Chicken Fajitas - Share your recipes

Chicken Fajitas have long been a staple of my dinner table, but lately I’ve been making more of an effort to use less store-bought, pre-made ingredients. Here’s a recent recipe, please critique and post your own:

Chicken: Cut in strips and marinade in oil, cayenne pepper, paprika, chilli powder for an hour or two. Fry this up when ready.

Salsa: Take one third - one half a small red onion, 4-5 tomatoes, 1 pepper, 1 red chilli, fresh coriander and juice from 1 lime - mix in a blender.

Guacamole: Fresh avocado mashed up plus paprika, a little bit of garlic and a little bit of lime.

Serve with refried beans, fresh diced iceberg lettuce, grated cheddar, jalapeno chills and hot tortillas.*

Chefed this up tonight and I was really happy with it. The salsa is not quite there, though. It tastes really light and fresh with the coriander (which is good as fajitas can be a bit heavy sometimes), but I think it still needs some more body.

  • I actually cannot stand sour cream, so never use it. If I was making the dish for friends I’d include it, but would be clueless as to how best to use it - do you just buy a pot?

With the sour cream, just buying a pot is fine. If you want to get fancy, decant it into a ramekin, custard dish, or just a small bowl, and sprinkle on a tiny bit of powdered chili, cumin, or paprika. Spoon it up on the top of the assembled fajita.

If you want more body for your salsa, roast a pepper to remove some of the moisture and puree it to make a thickening paste. Just like adding tomato paste to a spaghetti sauce, only spicy and yummy!

Why grated cheddar? I’m guessing that since you said “pot” for the sour cream container and “coriander” rather than “cilantro” that you’re British. Am I right? I guess that Monterey Jack cheese and Mexican cheese are less common in British grocery stores than they are in US stores. Is cheddar really what you want here? Jack melts a little better than cheddar and has a nice tangy flavor that suits fajitas.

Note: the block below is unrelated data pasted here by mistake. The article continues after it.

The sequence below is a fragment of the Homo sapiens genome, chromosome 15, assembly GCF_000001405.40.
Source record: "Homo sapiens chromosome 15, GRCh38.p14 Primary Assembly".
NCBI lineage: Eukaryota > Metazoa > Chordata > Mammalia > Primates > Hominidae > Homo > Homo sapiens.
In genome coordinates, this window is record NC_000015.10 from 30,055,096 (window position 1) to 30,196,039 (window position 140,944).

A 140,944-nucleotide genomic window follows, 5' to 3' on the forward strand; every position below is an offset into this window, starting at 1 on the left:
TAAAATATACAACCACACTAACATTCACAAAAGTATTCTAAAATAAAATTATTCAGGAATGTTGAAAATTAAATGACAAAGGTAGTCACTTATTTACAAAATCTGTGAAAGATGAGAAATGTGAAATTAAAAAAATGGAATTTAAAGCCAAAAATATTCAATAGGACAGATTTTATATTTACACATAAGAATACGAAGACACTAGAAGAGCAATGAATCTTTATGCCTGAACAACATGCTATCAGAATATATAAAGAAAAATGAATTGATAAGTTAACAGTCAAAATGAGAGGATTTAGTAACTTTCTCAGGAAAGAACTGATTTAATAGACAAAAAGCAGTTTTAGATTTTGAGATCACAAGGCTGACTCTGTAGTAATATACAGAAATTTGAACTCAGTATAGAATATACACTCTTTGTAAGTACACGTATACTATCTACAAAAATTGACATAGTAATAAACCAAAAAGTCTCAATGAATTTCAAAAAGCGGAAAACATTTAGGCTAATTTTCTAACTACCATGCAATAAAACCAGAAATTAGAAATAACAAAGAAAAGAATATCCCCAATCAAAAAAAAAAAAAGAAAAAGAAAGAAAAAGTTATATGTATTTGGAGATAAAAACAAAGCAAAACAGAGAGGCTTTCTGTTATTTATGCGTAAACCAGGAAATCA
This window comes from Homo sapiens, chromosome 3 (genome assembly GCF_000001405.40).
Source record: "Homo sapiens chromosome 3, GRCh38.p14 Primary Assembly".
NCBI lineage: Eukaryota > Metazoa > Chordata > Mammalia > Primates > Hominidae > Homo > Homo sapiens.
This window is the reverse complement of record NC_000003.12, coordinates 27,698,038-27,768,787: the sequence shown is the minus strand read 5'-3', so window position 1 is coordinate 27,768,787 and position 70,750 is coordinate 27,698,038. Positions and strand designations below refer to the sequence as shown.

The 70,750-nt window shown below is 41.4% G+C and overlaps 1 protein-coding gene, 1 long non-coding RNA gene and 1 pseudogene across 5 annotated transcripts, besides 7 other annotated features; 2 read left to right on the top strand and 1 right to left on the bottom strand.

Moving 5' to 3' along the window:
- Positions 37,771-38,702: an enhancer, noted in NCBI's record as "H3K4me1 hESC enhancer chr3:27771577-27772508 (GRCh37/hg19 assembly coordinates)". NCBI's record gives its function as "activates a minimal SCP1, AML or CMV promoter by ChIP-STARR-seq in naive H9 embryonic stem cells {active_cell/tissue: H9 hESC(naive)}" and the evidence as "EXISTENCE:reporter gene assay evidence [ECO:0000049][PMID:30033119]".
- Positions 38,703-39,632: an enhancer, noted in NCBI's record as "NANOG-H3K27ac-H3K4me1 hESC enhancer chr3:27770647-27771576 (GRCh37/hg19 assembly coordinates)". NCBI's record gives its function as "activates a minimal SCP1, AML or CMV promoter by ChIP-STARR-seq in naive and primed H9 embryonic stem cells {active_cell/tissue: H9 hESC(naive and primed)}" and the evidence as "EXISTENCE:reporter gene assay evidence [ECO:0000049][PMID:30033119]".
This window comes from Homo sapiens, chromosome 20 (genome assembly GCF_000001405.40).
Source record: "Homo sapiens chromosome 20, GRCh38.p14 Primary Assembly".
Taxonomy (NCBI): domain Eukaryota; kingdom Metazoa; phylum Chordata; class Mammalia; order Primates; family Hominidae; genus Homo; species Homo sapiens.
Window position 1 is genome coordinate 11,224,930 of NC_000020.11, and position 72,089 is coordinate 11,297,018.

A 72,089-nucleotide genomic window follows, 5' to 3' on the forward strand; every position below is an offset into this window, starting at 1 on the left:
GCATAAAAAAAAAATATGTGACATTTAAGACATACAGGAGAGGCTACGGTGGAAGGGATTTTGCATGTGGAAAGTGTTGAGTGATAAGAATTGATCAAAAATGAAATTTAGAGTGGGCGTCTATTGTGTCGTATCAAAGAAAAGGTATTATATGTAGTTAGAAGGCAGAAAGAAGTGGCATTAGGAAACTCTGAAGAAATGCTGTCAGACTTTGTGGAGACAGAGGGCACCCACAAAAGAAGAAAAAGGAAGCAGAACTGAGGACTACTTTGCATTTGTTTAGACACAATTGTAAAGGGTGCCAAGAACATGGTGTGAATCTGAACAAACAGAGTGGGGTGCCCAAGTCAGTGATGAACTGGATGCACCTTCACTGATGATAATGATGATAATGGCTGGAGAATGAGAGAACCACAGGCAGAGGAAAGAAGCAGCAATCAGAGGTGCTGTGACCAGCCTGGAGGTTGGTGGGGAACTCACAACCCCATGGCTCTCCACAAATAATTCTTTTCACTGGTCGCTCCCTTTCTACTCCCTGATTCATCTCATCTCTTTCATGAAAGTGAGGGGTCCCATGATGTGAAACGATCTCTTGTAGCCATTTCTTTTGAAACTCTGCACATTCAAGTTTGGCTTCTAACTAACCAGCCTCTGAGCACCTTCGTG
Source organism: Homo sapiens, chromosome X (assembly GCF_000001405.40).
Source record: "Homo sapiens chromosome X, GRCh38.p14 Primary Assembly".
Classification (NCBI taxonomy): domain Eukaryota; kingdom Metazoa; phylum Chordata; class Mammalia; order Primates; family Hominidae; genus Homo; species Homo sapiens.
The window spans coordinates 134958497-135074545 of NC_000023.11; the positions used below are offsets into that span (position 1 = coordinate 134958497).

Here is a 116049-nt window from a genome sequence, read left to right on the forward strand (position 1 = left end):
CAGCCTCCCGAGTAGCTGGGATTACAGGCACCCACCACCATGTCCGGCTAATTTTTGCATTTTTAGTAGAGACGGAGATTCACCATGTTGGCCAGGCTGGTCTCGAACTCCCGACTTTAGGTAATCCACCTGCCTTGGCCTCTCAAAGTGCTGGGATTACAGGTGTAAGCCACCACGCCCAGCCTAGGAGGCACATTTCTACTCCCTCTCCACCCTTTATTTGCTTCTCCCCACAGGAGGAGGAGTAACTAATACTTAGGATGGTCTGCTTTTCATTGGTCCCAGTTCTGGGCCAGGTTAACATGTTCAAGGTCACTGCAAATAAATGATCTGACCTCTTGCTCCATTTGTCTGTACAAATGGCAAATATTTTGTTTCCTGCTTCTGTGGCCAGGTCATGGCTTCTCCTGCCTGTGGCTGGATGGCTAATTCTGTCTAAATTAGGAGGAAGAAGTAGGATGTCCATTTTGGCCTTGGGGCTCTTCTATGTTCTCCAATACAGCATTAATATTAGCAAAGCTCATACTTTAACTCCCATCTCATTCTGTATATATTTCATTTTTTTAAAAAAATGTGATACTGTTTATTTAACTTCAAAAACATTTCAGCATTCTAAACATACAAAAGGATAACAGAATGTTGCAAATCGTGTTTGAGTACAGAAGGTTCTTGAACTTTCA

Does your marinade have any acid in it? Lime juice or even vinegar adds a great deal to the taste, just don’t put the chicken in for more than 20 minutes or so or else it gets acid burned and gets a wierd leathery feel. Tequila is pretty traditional in the marinade too.

As for the salsa, personally I don’t even consider making it without garlic. and What kind of Tomatoes? I like Roma, the right balance of firm/soft and acid/sweet. A dash of cumin is good too.

All salsa is better about 6-8 hours after it is made so the flavors can meld together, after about 24 it starts to lose something.

Agree with roasted peppers, You can do it at home on your stove or grill but there is nothing as good as the little road side stands with the bingo cage roasting on demand. If fact the standard recipe for Fajitas has a mix of quickly grilled roasted peppers and onions in about equal proportion to the meat before the other toppings are put on.

Thanks both for the replies - adding some lime to the marinade is a good suggestion, I’d not been doing that. Also, I’ve just been using tomatoes from the big supermarket, which are famously tasteless over here. Some more flavour is needed - think I need to pick some up from a fresh fruit and veg market.

The cheddar actually goes nicely with the fajitas. Hard cheese is one of the few foods we’re actually good at over here in the UK, and we have some outstanding cheddars. If you grate it finely it melts OK. You can get Monterey Jack easily enough, though, so I’ll pick some up and try it.

Try a half and half mixture of Jack and Cheddar.

Now I want fajitas for lunch!

My marinade is whole breasts, soy sauce, lime juice, cumin and chili powder. Then throw them on the grill, let them rest a bit before slicing.

Guacamole: avocado, diced tomato, minced onion, lime juice, salt and pepper.

Sauteed sliced bell peppers and onions.

Warmed flour tortillas.

Refried beans.

Pace Picante sauce. :wink:

Build your taco with a schmear of beans, a couple of slices of chicken, some peppers and onions, a dollop of guacamole if desired, and a splash of salsa.

We eat fajitas on a regular basis here in Tejas, and my go-to marinade is “Agua Negra.”

Agua Negra

1 cup soy sauce
2 cups pineapple juice
2 tbsp. ground cumin
1 1/2 tsp. minced garlic
1/4 cup freshly squeezed lime juice

I also add fresh cilantro from the herb garden, but many people can’t stand cilantro.

I marinate whole boneless breasts in the marinade for an hour or so and then grill them over high heat.

Serve with the usual suspects.

Fajitas are one of those dishes that its extremely hard to go wrong, and there have been some good suggestions already made. The best fajitas I ever had were from a whole smoked chicken with both pulled white and dark meat.